Abuse. Never a word I thought would apply to myself, no matter how many times I read and reread the definition of it from the yellowed pages of the dictionary given to me. But for almost fifteen years, I lived my life in a weird suspended state of consciousness. Numb, deaf, and mute. The sum of the entirety of my life was simplified to one word- silence. Silence. Plainly described as a complete and utter lack of sound. That was how I lived. In silence. It was only interrupted by the momentary loud bursts of skin breaking under a violent hit. The muffled screams hidden behind the closed doors. The quiet whimpers escaping between locked lips. The overwhelming and consuming sense of loneliness and isolation. The cold floor as it turns out to be the only comfort at the end of the day. Abuse. Silence. Hand in hand. A duo of trouble.
As a community, we are quick to talk about the appearances of those around us. However, many of us lack the ability to talk about the appearance of ourselves with pride and comfort. For many of us, it stems back to quiet whispers in our ears growing up about the ideal body.
Life is really fucking hard. We all find that out at one time or another in the span of time that we walk the Earth. Statistically, just about 20 percent of us will experience mental illness in a given year. And approximately 7 percent will deal with a major depressive episode in a given year. For something that we all fear to talk about, it happens a lot, honestly. But the stigma around it has made it such a hard topic for us to say anything about. Will it cost you your job? Your love? Your happiness? Everything? Only if you let it.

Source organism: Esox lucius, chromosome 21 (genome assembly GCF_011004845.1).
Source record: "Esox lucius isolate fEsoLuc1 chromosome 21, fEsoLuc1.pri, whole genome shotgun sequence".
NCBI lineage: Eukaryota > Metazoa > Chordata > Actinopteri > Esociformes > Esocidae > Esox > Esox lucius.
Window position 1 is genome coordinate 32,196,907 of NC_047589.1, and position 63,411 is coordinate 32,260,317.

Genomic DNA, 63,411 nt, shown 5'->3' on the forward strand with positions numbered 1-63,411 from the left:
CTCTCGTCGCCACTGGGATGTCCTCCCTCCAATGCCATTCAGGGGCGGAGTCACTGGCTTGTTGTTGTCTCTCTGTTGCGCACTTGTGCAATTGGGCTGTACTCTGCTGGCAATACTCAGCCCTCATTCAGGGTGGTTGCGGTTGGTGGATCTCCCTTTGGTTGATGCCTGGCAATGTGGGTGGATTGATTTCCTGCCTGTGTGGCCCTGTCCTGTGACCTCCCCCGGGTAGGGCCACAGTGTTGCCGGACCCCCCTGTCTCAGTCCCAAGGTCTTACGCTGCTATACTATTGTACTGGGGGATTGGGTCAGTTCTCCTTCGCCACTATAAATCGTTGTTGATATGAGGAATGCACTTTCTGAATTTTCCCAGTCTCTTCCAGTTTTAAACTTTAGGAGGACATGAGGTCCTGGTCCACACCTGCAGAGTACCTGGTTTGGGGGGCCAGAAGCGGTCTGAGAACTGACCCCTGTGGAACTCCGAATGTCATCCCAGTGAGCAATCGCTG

After over a decade of being surrounded by drastically toxic people, I had become broken and was patched up just enough to ensure my survival of neglect and abuse. No more, no less. Many of those that hurt me made the more than convincing argument continuously that I was unlovable, and that my love itself was like poison, surely to start killing the moment it was given. So when he carelessly waltzed in, radiating sunshine, laughter, and a distinct concern for me, it was mildly distressing. Would I break him? Would I drive him away? Would I lose my chance at having someone in my life who cared about me? Or was this just a game for him?
They say some things will come and go as time progresses. That we will learn to either cope or let go and forget. I chose to blindly ignore the pain and let it eat at me for years, simply pretending it did not exist. So many therapists have tried to pry these memories from the darkest parts of my brain. To teach me to that maybe this pain is temporary. But, frankly, this is not temporary. This is something that will weigh heavy on me and my heart for a very long time. And I may learn to cope eventually, but for now, this is the best option.
It's a Friday, the beginning to a hopefully enjoyable weekend. My boyfriend and I both get off work and decide to start the weekend off right. We have nowhere to be tomorrow so we begin to wander, driving around with no real destination. We stop at the mall and decide to walk around and window shop a little bit. We go to walk into this pop culture store and there you are. Standing there, flipping through CDs. It's like seeing a ghost. I immediately turn and walk out of the store and mumble something about coming back later. My boyfriend, confused, follows me and tries to make sense of the mumbles and haziness. I just keep walking like somehow increasing the distance will make me feel safer somehow.